In this struggle, the workers’ demands for jobs in the face of the company’s bankruptcy were allied with the Mapuche demand for territorial restitution. To consider this latter issue irrelevant, or of secondary significance to the former, would have divided the workers from their Mapuche allies and weakened them in struggle. It was workers, on a farm that produces milk for half a million people, who took up the demand for restitution; the importance of this cannot be overstated. The workers’ productive position makes it possible for them and for communities in struggle to address the needs of the working and impoverished population of a region that is bearing the brunt of food price increases. Both Mapuche and non-Mapuche workers endorsed the demand of territorial restitution, a key achievement of this struggle. We can draw from this a lesson for all workers: develop the hegemonic potential of the working class, its ability to generate alliances with the oppressed against the capitalists and their state. To argue the contrary, that the national demands of the Mapuche are irrelevant to a supposedly “working class” policy, reduces the workers’ political potential.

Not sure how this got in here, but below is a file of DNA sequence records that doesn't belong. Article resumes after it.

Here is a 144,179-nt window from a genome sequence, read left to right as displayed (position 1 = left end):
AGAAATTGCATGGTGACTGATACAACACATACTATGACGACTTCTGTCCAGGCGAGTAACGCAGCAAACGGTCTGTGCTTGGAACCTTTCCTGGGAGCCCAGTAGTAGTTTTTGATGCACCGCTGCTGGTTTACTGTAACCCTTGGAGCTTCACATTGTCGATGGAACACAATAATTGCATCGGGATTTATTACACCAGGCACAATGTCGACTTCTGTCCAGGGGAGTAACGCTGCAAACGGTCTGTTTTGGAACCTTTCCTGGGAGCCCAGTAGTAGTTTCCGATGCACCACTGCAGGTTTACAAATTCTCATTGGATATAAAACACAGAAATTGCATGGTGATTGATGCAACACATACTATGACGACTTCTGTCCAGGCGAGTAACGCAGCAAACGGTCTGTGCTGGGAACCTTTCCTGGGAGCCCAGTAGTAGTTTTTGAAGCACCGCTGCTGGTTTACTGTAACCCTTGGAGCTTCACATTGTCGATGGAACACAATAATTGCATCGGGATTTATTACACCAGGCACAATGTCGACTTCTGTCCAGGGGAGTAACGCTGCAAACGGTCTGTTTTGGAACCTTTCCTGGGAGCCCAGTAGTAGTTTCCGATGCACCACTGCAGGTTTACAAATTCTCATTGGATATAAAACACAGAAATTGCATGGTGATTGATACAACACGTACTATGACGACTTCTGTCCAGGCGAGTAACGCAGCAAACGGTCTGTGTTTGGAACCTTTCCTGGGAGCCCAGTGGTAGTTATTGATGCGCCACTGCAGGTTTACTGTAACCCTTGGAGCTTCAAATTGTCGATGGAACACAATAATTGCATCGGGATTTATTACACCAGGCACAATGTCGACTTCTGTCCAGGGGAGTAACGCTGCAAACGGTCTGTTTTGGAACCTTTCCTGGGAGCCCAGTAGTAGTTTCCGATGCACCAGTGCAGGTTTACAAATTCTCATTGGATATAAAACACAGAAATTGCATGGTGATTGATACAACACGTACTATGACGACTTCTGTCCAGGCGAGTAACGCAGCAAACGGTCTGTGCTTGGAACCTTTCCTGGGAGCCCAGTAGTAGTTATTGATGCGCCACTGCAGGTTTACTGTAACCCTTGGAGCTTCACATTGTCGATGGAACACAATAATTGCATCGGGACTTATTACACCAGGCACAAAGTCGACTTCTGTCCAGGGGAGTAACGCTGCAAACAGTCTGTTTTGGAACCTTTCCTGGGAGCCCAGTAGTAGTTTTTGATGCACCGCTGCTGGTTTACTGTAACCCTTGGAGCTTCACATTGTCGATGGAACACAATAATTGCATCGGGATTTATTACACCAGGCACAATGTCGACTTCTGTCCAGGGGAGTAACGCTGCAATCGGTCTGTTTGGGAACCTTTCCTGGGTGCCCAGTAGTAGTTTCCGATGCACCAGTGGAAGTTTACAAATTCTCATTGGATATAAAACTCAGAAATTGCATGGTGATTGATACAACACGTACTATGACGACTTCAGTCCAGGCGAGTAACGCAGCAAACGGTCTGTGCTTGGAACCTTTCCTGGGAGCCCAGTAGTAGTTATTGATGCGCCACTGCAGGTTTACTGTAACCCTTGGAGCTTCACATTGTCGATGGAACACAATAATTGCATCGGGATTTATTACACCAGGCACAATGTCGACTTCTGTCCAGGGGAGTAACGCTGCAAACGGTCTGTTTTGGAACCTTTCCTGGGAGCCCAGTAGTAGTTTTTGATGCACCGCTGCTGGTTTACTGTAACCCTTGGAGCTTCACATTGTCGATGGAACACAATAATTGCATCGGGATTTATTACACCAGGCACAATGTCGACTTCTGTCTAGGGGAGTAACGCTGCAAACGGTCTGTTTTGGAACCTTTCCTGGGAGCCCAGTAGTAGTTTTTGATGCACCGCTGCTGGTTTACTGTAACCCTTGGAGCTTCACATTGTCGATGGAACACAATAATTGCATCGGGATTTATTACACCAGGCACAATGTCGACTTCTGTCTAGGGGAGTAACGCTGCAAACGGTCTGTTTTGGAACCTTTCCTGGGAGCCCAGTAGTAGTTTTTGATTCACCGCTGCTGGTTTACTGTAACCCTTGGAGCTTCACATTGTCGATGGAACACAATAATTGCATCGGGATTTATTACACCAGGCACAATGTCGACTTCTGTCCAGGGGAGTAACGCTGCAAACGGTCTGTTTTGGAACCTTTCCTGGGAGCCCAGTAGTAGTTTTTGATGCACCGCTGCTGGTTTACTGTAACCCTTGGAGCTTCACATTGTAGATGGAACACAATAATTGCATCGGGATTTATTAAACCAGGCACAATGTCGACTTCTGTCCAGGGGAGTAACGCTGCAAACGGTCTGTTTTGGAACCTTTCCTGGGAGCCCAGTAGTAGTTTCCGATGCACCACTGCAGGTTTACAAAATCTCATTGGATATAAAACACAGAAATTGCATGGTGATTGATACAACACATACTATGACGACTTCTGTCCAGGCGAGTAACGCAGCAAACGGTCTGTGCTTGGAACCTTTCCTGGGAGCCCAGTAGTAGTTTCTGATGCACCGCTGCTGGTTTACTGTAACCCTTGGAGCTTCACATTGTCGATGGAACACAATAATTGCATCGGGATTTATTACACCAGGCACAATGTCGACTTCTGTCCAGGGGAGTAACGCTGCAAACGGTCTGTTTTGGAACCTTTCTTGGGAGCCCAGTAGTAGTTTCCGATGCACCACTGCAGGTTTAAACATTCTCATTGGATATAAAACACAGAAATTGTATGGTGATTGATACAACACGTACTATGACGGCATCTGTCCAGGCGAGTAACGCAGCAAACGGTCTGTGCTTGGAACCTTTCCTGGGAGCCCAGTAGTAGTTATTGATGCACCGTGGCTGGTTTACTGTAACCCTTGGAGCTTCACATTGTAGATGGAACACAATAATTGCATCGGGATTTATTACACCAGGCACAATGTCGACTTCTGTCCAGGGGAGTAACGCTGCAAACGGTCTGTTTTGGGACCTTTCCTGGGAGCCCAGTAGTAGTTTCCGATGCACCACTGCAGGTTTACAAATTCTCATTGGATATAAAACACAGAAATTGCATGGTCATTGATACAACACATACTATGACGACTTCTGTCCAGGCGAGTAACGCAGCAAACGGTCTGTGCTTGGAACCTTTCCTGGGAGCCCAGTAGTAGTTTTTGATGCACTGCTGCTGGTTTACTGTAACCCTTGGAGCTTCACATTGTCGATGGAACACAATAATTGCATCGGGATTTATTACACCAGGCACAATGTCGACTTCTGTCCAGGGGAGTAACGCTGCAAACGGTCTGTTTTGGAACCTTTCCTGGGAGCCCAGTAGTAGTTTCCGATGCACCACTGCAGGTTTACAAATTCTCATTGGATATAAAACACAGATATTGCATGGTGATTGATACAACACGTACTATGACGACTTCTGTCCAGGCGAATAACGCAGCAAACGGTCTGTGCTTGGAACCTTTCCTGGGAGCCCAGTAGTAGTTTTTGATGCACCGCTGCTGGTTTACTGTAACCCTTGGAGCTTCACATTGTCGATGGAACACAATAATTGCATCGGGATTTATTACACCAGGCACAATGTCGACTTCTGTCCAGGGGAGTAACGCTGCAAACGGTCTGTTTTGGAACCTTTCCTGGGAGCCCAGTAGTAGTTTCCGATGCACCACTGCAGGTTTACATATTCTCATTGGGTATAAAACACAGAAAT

Problematizing the National “Principle”
Trotsky argued that the class principle does not exclude, but rather encompasses, the question of national self-determination. But this should not be thought of as a “suprahistorical abstract principle,” based on Kant’s categorical model. This model, to which Trotsky alludes, basically consists of conceiving a moral duty that does not depend on experience or circumstances. To speak of national self-determination outside concrete circumstances and experience has the same problem as Kantian ethics: we fall into a suprahistorical fetish. For example, there is currently a social interpenetration between workers and Mapuche at levels never before seen, and an important process of urbanization taking place among the Mapuche, the majority of whom live in the capital city of Santiago. To speak of the right to national self-determination outside of these current social relations, based on idealized preconceptions of “what is Mapuche” and what is not, leads to all sorts of political dead-ends.
In the last few decades, a key antagonism has arisen between the large forestry conglomerates and the Mapuche people, who suffered massive dispossessions by decree under the Pinochet dictatorship. Today, the state openly protects these properties, born of theft, through repression and fraud. With regard to the real and material conditions of life for the Mapuche, advancing and developing in the present necessitates questioning the existing capitalist property relations. It implies confronting the private property of resource cartels such as the Angelini and Mattes groups, and of articulating a social force large enough to win that confrontation.